11. A detergent composition which consists essentially of beads in accordance with claim 1 having absorbed in them a nonionic detergent so that the percentage of such nonionic detergent in the detergent composition is within the range of 5% to 30%.

12. A detergent composition according to claim 11 wherein the nonionic detergent is a condensation product of 6 to 12 mols of ethylene oxide and a higher fatty alcohol of 12 to 16 carbon atoms and the proportion of such nonionic detergent in the composition is within the range of 10% to 25%.

13. A detergent composition comprising a mixture of one to ten parts of beads according to claim 11 and ten to one part of beads of a different detergent composition which includes 5% to 30% of a synthetic anionic organic detergent, 30% to 90% of builder for such detergent, 2% to 20% of adjuvant(s) and 3% to 15% of moisture, with both the detergent beads and the different detergent composition being of particle sizes in the range of No. 10 to 100, U.S. Sieve Series, and of bulk densities before mixing within 0.1 g./cc. of each other and of the final composition bulk density, which is within the range of 0.5 to 0.8 g./cc.

14. Beads according to claim 14 wherein the polyphosphate is a mixture of pentasodium tripolyphosphate and tetrasodium pyrophosphate, and which beads contain 5% to 30% of sodium carbonate as a supplementary water soluble builder salt.

15. A detergent composition consisting essentially of beads in accordance with claim 5 having 5% to 30%, on a final composition basis, of nonionic detergent absorbed in them.

Description

The following examples illustrate but do not limit the invention. Unless otherwise indicated, all temperatures are in .degree. C. and all parts are by weight in the examples and throughout the specification. When any weights and proportions of zeolite are given, these are intended to be for the normal hydrate being used, because it is considered that the zeolite water of hydration does not leave the zeolite and does not become part of the aqueous solvent medium in the present crutching operations. Also, part of the water present in the base beads and the detergent compositions is present as water of hydration of the zeolite. Similarly, the moisture associated with the bentonite may also be considered not to be free moisture but because of the lesser percentage present this distinction can often be neglected, as a practical matter.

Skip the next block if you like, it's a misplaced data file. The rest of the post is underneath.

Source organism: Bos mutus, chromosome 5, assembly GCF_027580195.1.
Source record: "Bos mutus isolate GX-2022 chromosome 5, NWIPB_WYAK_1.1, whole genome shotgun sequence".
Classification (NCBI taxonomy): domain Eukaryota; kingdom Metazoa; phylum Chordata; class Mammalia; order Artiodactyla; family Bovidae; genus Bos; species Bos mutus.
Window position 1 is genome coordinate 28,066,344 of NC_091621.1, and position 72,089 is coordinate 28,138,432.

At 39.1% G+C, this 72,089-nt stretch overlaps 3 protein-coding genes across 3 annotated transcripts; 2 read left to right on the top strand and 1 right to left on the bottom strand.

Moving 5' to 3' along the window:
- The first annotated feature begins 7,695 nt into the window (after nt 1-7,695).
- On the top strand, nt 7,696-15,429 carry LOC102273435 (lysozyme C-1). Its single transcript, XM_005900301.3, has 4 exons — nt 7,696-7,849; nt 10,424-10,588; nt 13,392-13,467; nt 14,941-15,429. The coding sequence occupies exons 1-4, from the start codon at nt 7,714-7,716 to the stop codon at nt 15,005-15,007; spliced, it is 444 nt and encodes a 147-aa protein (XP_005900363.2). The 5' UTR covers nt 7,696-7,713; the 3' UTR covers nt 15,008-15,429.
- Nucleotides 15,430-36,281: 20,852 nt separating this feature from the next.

EXAMPLE 1

A crutcher mix for spray drying base beads according to this invention for subsequent conversion to a detergent composition by addition of synthetic nonionic organic detergent thereto is made at a solids content of about 55% in an aqueous medium by adding to the aqueous medium in the crutcher 22 parts of Linde hydrated zeolite 4A (20% water of crystallization), 0.1 part of sodium polyacrylate (Alcosperse 107D), 1.7 parts of fluorescent brightener (Tinopal 5BM, extra concentrated), 0.2 part of ultramarine blue powder, 24 parts of pentasodium tripolyphosphate, 10 parts of tetrasodium pyrophosphate, 8.3 parts of sodium carbonate and 10 parts of Mineral Colloid No. 101 (formerly THIXO-JEL No. 1, bentonite). During mixing of the various components the mixer speed, which at the start is low, is increased to medium and ultimately to high. After addition of all the constituents, which takes approximately fifteen minutes, mixing is continued for about an hour (in some cases as long as four hours of mixing may occur), during which time some of the water present, e.g., about two to six parts, may be lost by evaporation, and may be replenished, if desired. During the mixing time the crutcher slurry is continuously mobile and does not gel, set or cake. If desired, after all the components are in the crutcher and the mix is homogeneous the speed of the mixer may be slowed.

Starting about five minutes after all the components of the crutcher mix are present, the mix is dropped from the crutcher to a pump, which pumps it at a pressure of about 21 kg./sq. cm. into the top of a countercurrent spray tower wherein the initial temperature is about 430.degree. C. and the final temperature is about 105.degree. C. The base beads resulting are of a bulk density of about 0.4 g./cc. and a particle size range substantially between No. 10 and 60, U.S. Sieve Series (they are screened to such range, or they may be screened to another range, such as 10 to 100). The moisture content of the beads is in the range of 3% to 15% and almost always is in the range of 5% to 12%, normally being close to about 10%, e.g., 8% to 10%. The base beads are found to be satisfactorily free flowing, non-tacky and porous, yet sufficiently firm on the surfaces thereof to be commercially marketable. They are capable of absorbing significant proportions of liquid nonionic detergent without becoming objectionably tacky.